Major update at Starbucks as new tech promises a better customer experience – but it’s proving unpopular wi… – The US Sun

STARBUCKS has announced new technology that promises a better customer experience but workers fear it will change their jobs far too much.
The coffee giant is set to implement a system that will cut down on work done by employees with new automated tech – but baristas believe it could remove the handmade element from drinks.
The new Siren System Cold Bar introduced by Starbucks is a part of the company's "reinvention" strategy, which will use some momentum gained during the pandemic to push the business even further.
After identifying that cold drinks make up 70percent of the company's revenue, execs have decided to reduce the steps that it takes to make popular drinks like a Frappuccino.
Add-ins on cold drinks alone, like an extra shot of expresso, now account for more than $1billion in sales each year, the New York Times reported.
The company plans to introduce new technology to automate steps like digging into buckets of ice to make drinks in nearly half of the time, baristas demonstrated in a presentation.
"We will never replace our baristas," said chief technology officer Deb Hall Lefevre in May.
"Rather, our job is to automate the work and simplify it so that their job is easier."
However, some Starbucks employees have slammed the new system, saying that it will strip half of their job away from them.
One partner Yasmin posted a humorous TikTok after the announcement that says: "Please I am absolutely fine, there is nothing worry-," before cutting to her looking horrified in front of the Siren System Cold Bar.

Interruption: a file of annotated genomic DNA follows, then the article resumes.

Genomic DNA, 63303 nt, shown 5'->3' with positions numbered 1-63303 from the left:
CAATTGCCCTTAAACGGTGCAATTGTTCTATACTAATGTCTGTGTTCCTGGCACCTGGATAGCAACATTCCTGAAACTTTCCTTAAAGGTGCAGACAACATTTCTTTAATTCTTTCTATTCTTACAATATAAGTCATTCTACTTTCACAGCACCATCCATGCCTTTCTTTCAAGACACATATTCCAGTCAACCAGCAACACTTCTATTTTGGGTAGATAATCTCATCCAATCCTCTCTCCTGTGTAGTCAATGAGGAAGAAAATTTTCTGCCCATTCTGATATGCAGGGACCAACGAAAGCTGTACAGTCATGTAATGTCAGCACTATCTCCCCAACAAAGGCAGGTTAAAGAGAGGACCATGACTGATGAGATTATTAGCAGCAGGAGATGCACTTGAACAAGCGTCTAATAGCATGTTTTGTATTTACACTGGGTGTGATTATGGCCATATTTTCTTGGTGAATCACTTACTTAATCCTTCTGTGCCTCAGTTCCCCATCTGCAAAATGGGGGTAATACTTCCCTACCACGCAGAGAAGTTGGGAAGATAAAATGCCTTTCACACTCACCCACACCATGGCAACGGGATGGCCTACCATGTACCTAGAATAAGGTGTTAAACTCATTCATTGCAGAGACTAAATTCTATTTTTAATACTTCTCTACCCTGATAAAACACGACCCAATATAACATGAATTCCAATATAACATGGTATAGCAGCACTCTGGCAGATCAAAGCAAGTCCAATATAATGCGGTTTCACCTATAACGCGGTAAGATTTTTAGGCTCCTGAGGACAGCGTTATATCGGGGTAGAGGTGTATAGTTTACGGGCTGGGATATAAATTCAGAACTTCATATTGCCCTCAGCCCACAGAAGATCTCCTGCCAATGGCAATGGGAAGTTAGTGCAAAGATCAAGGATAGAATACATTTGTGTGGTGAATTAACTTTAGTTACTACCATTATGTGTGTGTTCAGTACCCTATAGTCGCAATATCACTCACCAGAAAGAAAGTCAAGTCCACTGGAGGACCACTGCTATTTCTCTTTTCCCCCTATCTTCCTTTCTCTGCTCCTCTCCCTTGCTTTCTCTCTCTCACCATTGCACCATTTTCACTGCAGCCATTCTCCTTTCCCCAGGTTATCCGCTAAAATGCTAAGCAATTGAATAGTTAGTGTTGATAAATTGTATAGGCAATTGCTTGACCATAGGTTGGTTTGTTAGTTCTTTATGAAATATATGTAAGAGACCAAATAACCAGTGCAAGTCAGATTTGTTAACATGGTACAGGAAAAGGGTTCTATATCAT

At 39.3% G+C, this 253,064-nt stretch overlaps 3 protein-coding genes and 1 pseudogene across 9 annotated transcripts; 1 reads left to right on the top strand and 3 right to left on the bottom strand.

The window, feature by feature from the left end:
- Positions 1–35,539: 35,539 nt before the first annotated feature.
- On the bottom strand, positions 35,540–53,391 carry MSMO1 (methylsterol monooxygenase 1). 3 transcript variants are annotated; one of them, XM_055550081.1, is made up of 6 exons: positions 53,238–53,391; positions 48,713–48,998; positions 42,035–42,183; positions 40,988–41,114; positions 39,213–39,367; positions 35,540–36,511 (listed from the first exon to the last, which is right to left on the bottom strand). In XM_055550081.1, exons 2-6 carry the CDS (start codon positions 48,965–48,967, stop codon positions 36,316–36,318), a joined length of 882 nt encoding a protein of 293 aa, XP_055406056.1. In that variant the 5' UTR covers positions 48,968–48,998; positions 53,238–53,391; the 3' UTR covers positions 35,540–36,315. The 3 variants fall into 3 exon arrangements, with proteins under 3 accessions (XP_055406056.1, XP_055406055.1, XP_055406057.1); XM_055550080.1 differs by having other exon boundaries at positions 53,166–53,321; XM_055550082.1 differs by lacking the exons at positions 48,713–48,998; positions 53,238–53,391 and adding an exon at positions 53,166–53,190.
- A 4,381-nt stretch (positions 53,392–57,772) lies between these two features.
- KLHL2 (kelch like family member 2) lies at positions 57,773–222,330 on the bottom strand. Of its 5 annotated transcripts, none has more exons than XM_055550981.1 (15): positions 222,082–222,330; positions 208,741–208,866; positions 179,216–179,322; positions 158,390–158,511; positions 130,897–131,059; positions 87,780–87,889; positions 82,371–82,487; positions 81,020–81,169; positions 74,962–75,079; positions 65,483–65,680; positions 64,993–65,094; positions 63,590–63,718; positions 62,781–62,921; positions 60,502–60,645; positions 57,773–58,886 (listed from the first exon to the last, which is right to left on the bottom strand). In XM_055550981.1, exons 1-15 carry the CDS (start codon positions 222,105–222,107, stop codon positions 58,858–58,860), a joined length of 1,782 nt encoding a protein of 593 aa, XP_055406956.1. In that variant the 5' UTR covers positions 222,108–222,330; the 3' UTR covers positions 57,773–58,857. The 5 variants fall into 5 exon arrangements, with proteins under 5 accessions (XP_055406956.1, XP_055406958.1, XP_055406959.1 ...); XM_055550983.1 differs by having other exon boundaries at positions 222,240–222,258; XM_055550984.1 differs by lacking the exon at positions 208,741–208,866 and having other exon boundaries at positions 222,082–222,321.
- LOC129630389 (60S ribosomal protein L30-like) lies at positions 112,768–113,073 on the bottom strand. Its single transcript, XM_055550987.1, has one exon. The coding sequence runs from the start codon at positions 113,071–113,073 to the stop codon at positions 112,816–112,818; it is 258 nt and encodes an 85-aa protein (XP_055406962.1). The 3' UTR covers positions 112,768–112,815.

She sparked a conversation in the comment section where other baristas aired out their frustrations with the "reinvention" strategy.
"My issue is at that point we're not baristas bc we're not making the drink, the machine is doing it for us," someone commented.
"Takes away the handcrafted element."
Another person said: "WHY DO WE NEED A MACHINE TO SCOOP ICE FOR US?!?!?! THATS THE EASIEST PART."
And someone else commented: "No because dt times will be terrible and I don't want to hear nothing about it."
This comes as Starbucks announced that it would prioritize its partners as a part of the new plan.
Many partners have been overwhelmed by the increased workload as sales have increased through the drive-thru and mobile orders.
The company acknowledged that some aspects like turnover rates aren't desirable, but noted that changes like implementing a $15 minimum wage on August 1 will hopefully alleviate concerns.
"We haven't lived up to our end of the bargain with our partners," said chief strategy and transformation officer Frank Britt.
More and more stores are unionizing due to frustrations like scheduling issues, causing controversy surrounding the company.
"One the subject of unionization, there are two paths," said chief operating officer John Culver.
"We can work together as partners, side by side, or we can have a third party between us.
"If we are working side by side, we can efficiently deliver solutions that support our partners in their jobs, support their physical, financials and mental well-being."
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